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Archive for Wednesday, June 19, 2013

Professional dancer to flutter through Kansas milkweed to help save butterflies

June 19, 2013

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Professional ballet dancer Gwynedd Vetter-Drusch, 22, is about to leap from the pages of the New York Times Bestseller “Dancers Among Us” and into the gardens of Monarch Watch on Kansas University's West Campus.

Vetter-Drusch, featured in the 2012 picture-book chronicling dancers’ extraordinary stunts in ordinary settings, will be photographed Friday prancing through the Lawrence milkweed garden, dressed as a butterfly.

Vetter-Drusch will be promoting monarch preservation while shooting “Moving for Monarchs,” a short-film and photography project inspired by a call-to-action by KU professor and Monarch Watch director Chip Taylor.

Taylor, known nationally for his work with monarch butterflies, lamented the species’ recent decline in a March 2013 New York Times article, which caught Vetter-Drusch’s attention.

The Iowa-born dancer connected with the sentiment — remembering the orange and black butterfly from her childhood — and thought she could use her craft to help. She researched, recruited a photography crew and contacted Taylor to help facilitate her idea.

“It’s not often a 22-year-old has the ambition to take on this size of a project,” Taylor said. “When a young person has that much ambition, you listen.”

This is not the first time a film crew has set up shop at Monarch Watch. In 2009, Disney filmed “Wings of Life" for 14 days with Taylor. Later this year, a Japanese film company will come to Lawrence for a monarch project, as well.

Taylor says he hopes the “Moving for Monarchs” and other films will inspire others to make monarch habitat restoration a national priority.

“We can involve the public to make them realize the planet is changing really fast,” Taylor said.

The spectacle could not come at a better time, Taylor said. Vetter-Drusch will don her oversized monarch wings during 2013 National Pollinator Week, which is June 17 through 23. Butterflies are one of thousands of species being celebrated nationwide this week for their role in sustaining about 70 percent of earth’s vegetation.

“We need to take care of pollinators,” Taylor said. “They maintain us, so we have to maintain them.”

Taylor says the public can purchase and plant milkweed, the favorite foliage of monarch butterflies, to help the conservation effort.

After finishing in Lawrence, Taylor, Vetter-Drusch and her photography crew will move to film the monarchs Saturday at Kansas State University’s Konza Prairie in Manhattan.

Comments

Paul_Cherubini 1 year, 6 months ago

The Monarchs are actually doing fine…they were in swarming numbers along the New England coast last September: http://www.youtube.com/watch?v=7Zzkcw... And in swarming numbers in the upper Midwest in 2010 & 2011: http://www.youtube.com/watch?v=j4e3S2... http://www.youtube.com/watch v=WJCnU7PB9to
 I will be filming swarms again late this summer in the upper Midwest. Why so many monarchs? Because billions of milkweed plants are STILL found in agricultural and roadside types of landscapes like these across Iowa and the upper Midwest:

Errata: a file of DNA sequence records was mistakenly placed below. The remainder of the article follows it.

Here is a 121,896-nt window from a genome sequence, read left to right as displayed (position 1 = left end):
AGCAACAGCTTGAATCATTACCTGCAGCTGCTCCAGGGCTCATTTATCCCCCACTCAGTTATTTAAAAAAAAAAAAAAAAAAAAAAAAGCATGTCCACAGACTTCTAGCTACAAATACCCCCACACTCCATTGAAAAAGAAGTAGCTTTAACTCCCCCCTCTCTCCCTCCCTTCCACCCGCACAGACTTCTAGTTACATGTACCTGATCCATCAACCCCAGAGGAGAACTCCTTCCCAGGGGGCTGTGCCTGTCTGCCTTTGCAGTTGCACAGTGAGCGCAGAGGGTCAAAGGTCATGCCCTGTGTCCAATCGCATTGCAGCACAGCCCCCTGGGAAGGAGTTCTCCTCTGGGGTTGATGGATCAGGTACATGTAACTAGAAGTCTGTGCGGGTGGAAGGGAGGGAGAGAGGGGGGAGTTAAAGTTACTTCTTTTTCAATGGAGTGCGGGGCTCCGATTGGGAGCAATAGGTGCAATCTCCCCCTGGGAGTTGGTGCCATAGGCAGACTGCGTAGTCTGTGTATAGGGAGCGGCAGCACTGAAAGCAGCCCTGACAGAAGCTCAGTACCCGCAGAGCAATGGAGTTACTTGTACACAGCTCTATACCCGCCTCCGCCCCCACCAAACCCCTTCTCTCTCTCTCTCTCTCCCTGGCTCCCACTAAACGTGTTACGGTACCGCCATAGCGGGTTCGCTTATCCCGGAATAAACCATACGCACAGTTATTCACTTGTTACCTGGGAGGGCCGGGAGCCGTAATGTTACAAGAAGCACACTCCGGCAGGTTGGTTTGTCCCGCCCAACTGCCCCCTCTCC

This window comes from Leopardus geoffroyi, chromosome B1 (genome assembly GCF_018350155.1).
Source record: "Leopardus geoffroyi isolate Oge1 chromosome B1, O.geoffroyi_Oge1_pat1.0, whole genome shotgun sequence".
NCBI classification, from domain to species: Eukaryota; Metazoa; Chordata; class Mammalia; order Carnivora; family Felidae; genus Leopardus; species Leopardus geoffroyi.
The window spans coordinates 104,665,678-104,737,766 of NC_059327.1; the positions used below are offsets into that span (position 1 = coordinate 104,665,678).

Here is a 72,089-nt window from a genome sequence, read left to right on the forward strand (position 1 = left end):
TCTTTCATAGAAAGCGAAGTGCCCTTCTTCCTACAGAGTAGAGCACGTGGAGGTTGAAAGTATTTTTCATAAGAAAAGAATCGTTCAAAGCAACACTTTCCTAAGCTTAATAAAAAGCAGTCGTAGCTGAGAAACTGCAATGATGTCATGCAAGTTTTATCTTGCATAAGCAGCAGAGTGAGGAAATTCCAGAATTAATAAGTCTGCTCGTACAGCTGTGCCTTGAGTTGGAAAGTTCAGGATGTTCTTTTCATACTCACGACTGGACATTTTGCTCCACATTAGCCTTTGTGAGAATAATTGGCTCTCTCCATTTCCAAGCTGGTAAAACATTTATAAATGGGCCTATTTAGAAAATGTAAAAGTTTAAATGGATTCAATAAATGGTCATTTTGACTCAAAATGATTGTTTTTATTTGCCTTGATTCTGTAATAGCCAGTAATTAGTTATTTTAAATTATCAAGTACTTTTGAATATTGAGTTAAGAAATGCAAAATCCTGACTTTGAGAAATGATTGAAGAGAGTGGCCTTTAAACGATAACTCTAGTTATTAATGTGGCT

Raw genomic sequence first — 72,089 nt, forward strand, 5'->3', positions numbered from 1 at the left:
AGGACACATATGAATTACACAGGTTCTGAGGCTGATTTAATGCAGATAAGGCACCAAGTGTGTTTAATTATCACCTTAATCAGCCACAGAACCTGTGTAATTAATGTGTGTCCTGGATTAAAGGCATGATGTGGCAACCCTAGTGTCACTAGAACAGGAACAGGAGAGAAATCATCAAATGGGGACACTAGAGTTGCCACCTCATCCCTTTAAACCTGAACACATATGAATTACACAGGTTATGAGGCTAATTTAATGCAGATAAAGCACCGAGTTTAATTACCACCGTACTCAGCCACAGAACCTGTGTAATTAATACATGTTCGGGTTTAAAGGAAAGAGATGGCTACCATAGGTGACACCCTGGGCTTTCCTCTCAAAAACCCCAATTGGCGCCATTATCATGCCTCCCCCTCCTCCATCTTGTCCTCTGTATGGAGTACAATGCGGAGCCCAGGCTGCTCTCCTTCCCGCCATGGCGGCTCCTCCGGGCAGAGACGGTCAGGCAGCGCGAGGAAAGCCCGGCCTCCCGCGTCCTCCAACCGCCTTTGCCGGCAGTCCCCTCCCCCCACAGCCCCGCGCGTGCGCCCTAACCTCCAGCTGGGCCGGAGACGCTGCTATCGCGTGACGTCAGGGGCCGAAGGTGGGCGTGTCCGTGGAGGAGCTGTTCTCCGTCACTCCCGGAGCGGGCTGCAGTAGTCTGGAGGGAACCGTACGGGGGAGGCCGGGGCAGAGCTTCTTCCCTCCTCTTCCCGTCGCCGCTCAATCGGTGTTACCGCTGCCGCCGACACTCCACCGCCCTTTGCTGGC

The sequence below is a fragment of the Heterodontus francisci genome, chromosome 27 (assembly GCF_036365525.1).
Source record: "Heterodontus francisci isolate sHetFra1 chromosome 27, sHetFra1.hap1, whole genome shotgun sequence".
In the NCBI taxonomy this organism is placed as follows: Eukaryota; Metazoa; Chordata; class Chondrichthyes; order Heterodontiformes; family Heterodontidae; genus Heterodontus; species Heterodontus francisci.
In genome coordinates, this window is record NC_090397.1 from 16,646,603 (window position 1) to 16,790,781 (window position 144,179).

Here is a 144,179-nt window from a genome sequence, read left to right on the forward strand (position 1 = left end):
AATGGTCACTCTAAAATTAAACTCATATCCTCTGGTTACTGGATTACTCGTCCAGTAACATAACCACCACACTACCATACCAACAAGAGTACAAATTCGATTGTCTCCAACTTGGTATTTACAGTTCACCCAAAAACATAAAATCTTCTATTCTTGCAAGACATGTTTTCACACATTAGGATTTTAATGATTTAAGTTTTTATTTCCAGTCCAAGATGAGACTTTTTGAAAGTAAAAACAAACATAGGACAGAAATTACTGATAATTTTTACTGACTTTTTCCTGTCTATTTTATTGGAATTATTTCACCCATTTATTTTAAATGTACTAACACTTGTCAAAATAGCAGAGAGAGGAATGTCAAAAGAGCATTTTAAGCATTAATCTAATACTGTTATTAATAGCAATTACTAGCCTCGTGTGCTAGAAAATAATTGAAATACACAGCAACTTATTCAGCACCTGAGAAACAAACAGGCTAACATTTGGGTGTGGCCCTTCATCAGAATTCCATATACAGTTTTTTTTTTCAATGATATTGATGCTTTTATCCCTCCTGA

http://imageshack.us/a/img197/8742/midwestb.jpghttp://imageshack.us/a/img546/8279/midwestc.jpghttp://imageshack.us/a/img268/8296/midwesta.jpghttp://imageshack.us/a/img51/8015/milkweede.jpghttp://imageshack.us/a/img32/1851/milkweedi.jpghttp://imageshack.us/a/img543/5874/milkweedd.jpghttp://imageshack.us/a/img201/4814/midwestl.jpg

Naturephile 1 year, 6 months ago

Unfortunately Paul, the Monarch butterflies are ACTUALLY NOT DOING FINE. You are looking at this issue from a very narrow prospective.

More and more people are paying attention to Monarch butterflies and more and more data is collected every year that clearly points to a drastic decline in the TOTAL numbers of Monarch butterflies. Localized populations may still be OK but overall the Monarch is in decline mainly due to habitat destruction. The Monarch overwinters in one particular forested region in Mexico and this habitat is under continued assault by logging.

The picture you post with the Milkweed and GMO Corn is another depiction of an assault on the Monarch. If that GMO corn in the picture is "Bt Corn" (corn with a bacterium gene spliced in) then it is harming all of the caterpillars on the Milkweed in the picture. The toxic pollen from the corn blows onto the Milkweed where it comes in contact with the Monarch caterpillar and kills the Monarch caterpillar.

If you really want to help the Monarch butterfly, then support MONARCH WATCH, plant multiple species of milkweed in your garden and educate yourself on how a healthy, non-toxic nature will benefit all species of life (including humans).

oneflewover 1 year, 6 months ago

I hope to God this is not what I have pictured in my head.

blindrabbit 1 year, 6 months ago

Better give her a can of bug spray with DEET, ticks and chiggers just waiting for this event. Without the spray she will be dancing to a different drummer a couple of hours after her performance is over.

1 year, 6 months ago

I planted some butterfly milkweed in my garden soon after Earth Day, and they haven't grown at all. They are still alive, but in three months, have not noticeably increased in size. Mostly full sun, plenty of water, and everything else around them is thriving (black-eyed susans, fennel, zinias, echinacea, sunflowers). I wonder what I'm doing wrong...

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